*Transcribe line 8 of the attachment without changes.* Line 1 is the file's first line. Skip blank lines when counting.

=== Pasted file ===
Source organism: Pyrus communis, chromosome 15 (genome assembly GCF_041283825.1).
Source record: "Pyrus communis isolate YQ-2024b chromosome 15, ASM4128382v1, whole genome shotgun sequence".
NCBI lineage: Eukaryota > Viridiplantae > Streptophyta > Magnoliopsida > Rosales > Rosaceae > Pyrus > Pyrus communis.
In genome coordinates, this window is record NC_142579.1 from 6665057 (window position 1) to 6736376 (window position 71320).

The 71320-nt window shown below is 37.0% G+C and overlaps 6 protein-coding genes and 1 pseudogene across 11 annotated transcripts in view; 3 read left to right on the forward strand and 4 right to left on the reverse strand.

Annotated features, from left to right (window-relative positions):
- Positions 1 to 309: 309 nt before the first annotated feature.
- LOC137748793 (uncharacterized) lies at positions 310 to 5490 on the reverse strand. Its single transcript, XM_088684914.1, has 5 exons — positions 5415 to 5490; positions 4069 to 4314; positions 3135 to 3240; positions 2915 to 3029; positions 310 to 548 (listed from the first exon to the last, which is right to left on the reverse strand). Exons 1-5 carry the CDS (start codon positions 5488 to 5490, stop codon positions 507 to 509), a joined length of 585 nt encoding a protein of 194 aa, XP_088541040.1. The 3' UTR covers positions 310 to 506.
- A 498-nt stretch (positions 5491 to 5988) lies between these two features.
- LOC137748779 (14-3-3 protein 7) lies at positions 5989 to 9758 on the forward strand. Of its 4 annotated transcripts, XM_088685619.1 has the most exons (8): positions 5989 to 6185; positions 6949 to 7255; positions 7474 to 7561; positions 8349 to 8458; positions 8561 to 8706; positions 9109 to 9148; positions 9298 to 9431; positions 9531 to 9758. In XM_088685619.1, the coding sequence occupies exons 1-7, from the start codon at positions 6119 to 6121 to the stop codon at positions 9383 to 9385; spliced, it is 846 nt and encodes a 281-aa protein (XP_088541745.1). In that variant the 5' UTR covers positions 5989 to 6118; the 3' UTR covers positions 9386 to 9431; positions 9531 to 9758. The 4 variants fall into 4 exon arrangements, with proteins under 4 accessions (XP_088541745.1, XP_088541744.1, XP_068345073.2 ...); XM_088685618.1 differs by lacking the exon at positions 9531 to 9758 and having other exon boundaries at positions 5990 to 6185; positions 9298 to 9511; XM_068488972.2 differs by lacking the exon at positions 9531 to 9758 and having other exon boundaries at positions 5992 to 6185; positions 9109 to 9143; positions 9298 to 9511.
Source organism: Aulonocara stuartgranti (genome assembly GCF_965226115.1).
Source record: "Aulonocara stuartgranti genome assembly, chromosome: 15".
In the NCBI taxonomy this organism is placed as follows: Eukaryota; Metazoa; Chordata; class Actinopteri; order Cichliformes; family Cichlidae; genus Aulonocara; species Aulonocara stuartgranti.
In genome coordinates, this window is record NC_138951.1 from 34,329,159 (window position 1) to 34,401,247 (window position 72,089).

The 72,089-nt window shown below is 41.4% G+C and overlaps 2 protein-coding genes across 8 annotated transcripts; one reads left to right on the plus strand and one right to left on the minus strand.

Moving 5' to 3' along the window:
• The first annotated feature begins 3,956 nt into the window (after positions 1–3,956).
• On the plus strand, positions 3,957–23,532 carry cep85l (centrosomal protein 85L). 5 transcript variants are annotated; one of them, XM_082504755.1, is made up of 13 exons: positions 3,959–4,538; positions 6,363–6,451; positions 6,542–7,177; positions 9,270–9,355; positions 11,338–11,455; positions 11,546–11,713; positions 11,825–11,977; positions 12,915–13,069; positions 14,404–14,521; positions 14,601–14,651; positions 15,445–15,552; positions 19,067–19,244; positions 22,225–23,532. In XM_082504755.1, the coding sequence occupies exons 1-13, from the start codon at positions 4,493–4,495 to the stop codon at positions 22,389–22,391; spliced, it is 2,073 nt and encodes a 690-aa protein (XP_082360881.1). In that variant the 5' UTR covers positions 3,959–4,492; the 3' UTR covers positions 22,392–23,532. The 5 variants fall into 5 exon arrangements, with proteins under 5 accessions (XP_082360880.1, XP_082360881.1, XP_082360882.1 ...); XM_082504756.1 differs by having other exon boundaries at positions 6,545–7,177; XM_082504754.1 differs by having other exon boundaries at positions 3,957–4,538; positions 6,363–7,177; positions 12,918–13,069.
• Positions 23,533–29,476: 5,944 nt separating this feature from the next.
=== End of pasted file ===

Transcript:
- LOC137748793 (uncharacterized) lies at positions 310 to 5490 on the reverse strand. Its single transcript, XM_088684914.1, has 5 exons — positions 5415 to 5490; positions 4069 to 4314; positions 3135 to 3240; positions 2915 to 3029; positions 310 to 548 (listed from the first exon to the last, which is right to left on the reverse strand). Exons 1-5 carry the CDS (start codon positions 5488 to 5490, stop codon positions 507 to 509), a joined length of 585 nt encoding a protein of 194 aa, XP_088541040.1. The 3' UTR covers positions 310 to 506.